Summary: please help us to get the idea about the importance of Free Software as a condition for Open Science into the mind of stakeholders and decision-takers of the Horizon2020 program. You can do so by participating in the interim evaluation and re-using FSFE’s position paper.
What came to my mind the first times that I read “Open Science” was that this term should not be necessary in the first place. In common understanding as well as in its self-conception, “openness” is the elementary part of all science. “Openness” in a sense that all scientific results shall be published publicly along with experimental settings, methods and anything else that leads to their results. It is exactly this approach that – in theory – gives everyone the chance to reproduce the experiment and get to the same results.
But although this approach of openness might still be the noble objective of any scientist, the general idea of a publicly available science is called into question since at least the de-facto domination of publishers over science journals and the creation of a profit-oriented market-design. It cannot be the point of this blogpost to roll out the problematic situation in that nowadays the consumers and the content creators both have to pay publishers for overpriced science journals, financed with public money. Instead, at this point, most important is that these high prices are contrary to the idea of universal access to science as they give access only to those who can afford it.
Send and receive Open Science?
Fortunately, Open Access came up to do something about this problem. Similar to Free Software, Open Access uses free licenses to offer access to science publications to everyone around the globe. That is why Open Access is an important step towards the universal access of science. Unfortunately, in a digital world, Open Access is just one of many tools that we have to use to achieve an Open Science. Equally important is the format and software that is used. Also, Open Access only covers the final publication and misses to cover the steps that lead to there. This is where Open Science steps in.
Why Free Software matters in Open Science
It should be clear that Open Science – unlike Open Access – does not only relate to a publication form of the results of a research. Open Science aims to cover and open up the whole research process from the method design to data gathering to calculations to its final publication. What means that thanks to the digitalization, since some decades we now have a new issue in the opening of the scientific process and this is the software that is used. Software is an integral part of basically all sciences nowadays and nearly all steps involved in a research project are in need and covered by the use of software.
And here is the point: Proprietary software cannot offer the approach of openness that is needed to keep scientific experiments and results transparent and reproducible. Only Free Software offers the possibility to study and reuse the software that was used for the research in question and therewith universal access to science. Only Free Software offers transparency and therewith the possibility to check the methods (e.g. mathematical calculations of the software in use) that have been used to achieve the results. And only Free Software offers collaboration and independence of science and secures long-time archiving of results at the same time. (If you like to dig deeper into the argumentation how Open Science is in need of Free Software, read my previous blogpost on this).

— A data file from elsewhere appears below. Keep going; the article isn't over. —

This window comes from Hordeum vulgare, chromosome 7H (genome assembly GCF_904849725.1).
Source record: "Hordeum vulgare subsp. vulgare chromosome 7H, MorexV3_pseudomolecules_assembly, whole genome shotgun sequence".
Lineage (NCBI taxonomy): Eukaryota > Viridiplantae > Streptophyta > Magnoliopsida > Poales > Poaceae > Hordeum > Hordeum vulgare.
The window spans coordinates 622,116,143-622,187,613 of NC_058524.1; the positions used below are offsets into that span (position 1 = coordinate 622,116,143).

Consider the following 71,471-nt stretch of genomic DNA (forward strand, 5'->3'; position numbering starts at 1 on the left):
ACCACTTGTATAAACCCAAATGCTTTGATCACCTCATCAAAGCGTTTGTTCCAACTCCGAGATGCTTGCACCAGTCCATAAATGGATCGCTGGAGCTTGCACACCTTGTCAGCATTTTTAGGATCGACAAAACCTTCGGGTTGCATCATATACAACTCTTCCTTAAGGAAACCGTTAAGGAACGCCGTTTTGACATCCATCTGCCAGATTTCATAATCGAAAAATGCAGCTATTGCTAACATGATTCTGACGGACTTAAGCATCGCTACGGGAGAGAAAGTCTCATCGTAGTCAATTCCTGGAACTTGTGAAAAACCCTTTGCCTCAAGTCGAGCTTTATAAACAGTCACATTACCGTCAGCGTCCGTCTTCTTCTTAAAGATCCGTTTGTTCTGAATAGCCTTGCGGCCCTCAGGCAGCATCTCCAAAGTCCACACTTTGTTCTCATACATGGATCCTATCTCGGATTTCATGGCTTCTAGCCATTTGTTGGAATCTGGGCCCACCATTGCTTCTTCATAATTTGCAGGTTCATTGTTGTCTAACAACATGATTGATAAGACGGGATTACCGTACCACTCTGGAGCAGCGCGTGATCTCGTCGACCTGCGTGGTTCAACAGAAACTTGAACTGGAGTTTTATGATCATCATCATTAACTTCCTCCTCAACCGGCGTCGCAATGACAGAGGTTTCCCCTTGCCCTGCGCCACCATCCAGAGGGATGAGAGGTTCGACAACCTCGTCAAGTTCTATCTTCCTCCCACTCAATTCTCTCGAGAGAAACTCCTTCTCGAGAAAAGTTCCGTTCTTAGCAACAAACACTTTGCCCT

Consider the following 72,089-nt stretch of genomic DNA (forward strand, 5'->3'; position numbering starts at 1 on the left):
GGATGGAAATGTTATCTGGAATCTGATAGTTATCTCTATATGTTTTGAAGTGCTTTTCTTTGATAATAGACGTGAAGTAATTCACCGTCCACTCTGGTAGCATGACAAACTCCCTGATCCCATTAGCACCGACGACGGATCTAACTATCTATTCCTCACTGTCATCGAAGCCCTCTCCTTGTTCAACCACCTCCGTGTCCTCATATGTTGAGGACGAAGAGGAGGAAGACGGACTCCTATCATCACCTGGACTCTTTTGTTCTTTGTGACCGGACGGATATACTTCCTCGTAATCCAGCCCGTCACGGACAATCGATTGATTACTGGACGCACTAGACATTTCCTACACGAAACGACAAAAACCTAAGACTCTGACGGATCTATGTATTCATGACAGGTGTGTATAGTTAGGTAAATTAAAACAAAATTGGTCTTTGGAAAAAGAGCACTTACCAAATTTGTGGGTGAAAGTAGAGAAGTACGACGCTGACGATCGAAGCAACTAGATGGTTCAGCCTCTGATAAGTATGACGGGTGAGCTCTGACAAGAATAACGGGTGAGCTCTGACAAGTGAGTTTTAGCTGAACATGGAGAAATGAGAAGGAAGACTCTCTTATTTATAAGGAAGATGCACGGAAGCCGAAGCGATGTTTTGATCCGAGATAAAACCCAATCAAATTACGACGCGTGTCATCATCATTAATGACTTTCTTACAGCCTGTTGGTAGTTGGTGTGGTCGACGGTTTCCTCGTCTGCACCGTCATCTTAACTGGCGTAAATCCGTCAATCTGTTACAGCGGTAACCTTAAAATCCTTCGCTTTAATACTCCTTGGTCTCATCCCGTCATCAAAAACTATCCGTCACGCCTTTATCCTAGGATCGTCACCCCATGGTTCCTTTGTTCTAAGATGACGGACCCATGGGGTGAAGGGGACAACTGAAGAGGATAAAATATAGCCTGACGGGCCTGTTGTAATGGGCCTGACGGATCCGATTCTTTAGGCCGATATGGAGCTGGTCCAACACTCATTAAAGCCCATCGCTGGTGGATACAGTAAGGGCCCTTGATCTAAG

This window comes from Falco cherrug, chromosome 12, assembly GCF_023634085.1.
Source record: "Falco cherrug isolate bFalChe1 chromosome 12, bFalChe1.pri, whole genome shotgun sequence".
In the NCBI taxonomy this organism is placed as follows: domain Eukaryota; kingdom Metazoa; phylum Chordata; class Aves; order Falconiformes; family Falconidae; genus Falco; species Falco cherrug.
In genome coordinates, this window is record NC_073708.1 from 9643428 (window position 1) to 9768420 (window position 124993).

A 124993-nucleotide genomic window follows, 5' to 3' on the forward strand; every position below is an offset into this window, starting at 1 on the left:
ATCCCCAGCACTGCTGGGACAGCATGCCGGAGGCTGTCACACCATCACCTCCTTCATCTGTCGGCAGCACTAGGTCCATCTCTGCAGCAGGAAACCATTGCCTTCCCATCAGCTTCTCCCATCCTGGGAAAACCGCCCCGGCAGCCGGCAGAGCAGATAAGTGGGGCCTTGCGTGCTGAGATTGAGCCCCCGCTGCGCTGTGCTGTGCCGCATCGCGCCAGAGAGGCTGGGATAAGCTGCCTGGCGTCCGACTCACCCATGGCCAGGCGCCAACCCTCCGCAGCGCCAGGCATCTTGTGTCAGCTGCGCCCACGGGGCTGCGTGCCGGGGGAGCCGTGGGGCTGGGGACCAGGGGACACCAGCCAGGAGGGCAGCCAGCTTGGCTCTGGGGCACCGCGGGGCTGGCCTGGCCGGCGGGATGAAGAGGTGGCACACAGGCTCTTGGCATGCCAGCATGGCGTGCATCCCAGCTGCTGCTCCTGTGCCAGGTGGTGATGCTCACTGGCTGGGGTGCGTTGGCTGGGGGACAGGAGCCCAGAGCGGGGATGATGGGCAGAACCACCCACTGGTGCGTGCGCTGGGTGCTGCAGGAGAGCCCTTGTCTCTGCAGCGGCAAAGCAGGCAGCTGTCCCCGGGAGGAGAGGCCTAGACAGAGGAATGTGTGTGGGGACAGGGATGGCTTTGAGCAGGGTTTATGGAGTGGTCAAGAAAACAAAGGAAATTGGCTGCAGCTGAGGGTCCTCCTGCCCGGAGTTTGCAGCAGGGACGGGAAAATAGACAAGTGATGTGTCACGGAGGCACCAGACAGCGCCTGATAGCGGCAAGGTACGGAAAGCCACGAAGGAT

How to push for Free Software in Horizon2020
Horizon2020 is the biggest public science funding in the European Union, run by the European Commission. Fortunately, Open Science is one of the main principles promoted by Horizon2020 to further unlock the full potential of innovation in Europe. Currently, Horizon2020 is running an interim evaluation to help formulate the next EU research and innovation funding post-2020. So this is the best moment in time to raise awareness about the importance of Free Software and Open Standards for Open Science for the next funding period.
Let’s put Free and Open in Horizon 2020
To get this message and idea to the decision-takers inside the European Commission, at the FSFE we wrote a position paper why Free Software matters for Open Science including concrete proposals and best methods of how to implement Free Software into the Horizon2020 framework. To further support our demands we additionally filed in a Freedom of Information request to the European Commission’s Directorate-General for Research and Innovation to ask about the use, development and release of (Free) software under Horizon2020.
If you are convinced now, please help us to get the idea about the importance of Free Software as a condition for Open Science into the mind of stakeholders and decision-takers of the Horizon2020 program. You can do so by participating in the consultation and re-using FSFE’s position paper (PDF). Literally, you can fill in your personal details, skip all questions and in the end upload FSFE’s position paper. This is the 5-minute-stop and we explained it for you in our wiki. Or you read through our position paper, take it as an inspiration and you upload a modified version of it. Please, find all information necessary including links to the sources in FSFE’s wiki.
Thank you very much for helping to open up European science by using Free Software!
Source: The article is a repost from Erik Albers’ personal blog (http://blog.3rik.cc)